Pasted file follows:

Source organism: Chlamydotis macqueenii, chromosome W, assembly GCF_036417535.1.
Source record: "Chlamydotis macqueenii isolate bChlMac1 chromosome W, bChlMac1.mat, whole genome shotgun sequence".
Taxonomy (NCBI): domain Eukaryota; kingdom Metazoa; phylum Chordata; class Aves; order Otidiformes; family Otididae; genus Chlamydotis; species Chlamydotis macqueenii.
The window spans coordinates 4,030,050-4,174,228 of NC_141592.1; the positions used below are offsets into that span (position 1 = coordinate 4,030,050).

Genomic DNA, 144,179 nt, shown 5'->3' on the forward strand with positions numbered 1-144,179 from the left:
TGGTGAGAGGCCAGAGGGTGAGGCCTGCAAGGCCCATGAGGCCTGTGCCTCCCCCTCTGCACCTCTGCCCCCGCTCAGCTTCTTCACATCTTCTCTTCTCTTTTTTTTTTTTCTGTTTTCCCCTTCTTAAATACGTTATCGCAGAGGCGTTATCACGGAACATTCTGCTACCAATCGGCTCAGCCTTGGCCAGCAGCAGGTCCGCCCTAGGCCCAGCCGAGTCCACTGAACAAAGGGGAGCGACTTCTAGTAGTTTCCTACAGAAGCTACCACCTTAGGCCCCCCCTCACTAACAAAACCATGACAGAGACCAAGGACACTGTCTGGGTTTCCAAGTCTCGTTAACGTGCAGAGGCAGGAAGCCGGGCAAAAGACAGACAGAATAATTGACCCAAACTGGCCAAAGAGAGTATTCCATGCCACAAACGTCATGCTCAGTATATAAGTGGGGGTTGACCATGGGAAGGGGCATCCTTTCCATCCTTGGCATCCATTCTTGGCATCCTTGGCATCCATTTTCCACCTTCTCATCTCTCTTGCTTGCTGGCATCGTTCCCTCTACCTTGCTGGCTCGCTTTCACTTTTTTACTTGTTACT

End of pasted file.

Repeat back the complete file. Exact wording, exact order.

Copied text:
Source organism: Chlamydotis macqueenii, chromosome W, assembly GCF_036417535.1.
Source record: "Chlamydotis macqueenii isolate bChlMac1 chromosome W, bChlMac1.mat, whole genome shotgun sequence".
Taxonomy (NCBI): domain Eukaryota; kingdom Metazoa; phylum Chordata; class Aves; order Otidiformes; family Otididae; genus Chlamydotis; species Chlamydotis macqueenii.
The window spans coordinates 4,030,050-4,174,228 of NC_141592.1; the positions used below are offsets into that span (position 1 = coordinate 4,030,050).

Genomic DNA, 144,179 nt, shown 5'->3' on the forward strand with positions numbered 1-144,179 from the left:
TGGTGAGAGGCCAGAGGGTGAGGCCTGCAAGGCCCATGAGGCCTGTGCCTCCCCCTCTGCACCTCTGCCCCCGCTCAGCTTCTTCACATCTTCTCTTCTCTTTTTTTTTTTTCTGTTTTCCCCTTCTTAAATACGTTATCGCAGAGGCGTTATCACGGAACATTCTGCTACCAATCGGCTCAGCCTTGGCCAGCAGCAGGTCCGCCCTAGGCCCAGCCGAGTCCACTGAACAAAGGGGAGCGACTTCTAGTAGTTTCCTACAGAAGCTACCACCTTAGGCCCCCCCTCACTAACAAAACCATGACAGAGACCAAGGACACTGTCTGGGTTTCCAAGTCTCGTTAACGTGCAGAGGCAGGAAGCCGGGCAAAAGACAGACAGAATAATTGACCCAAACTGGCCAAAGAGAGTATTCCATGCCACAAACGTCATGCTCAGTATATAAGTGGGGGTTGACCATGGGAAGGGGCATCCTTTCCATCCTTGGCATCCATTCTTGGCATCCTTGGCATCCATTTTCCACCTTCTCATCTCTCTTGCTTGCTGGCATCGTTCCCTCTACCTTGCTGGCTCGCTTTCACTTTTTTACTTGTTACT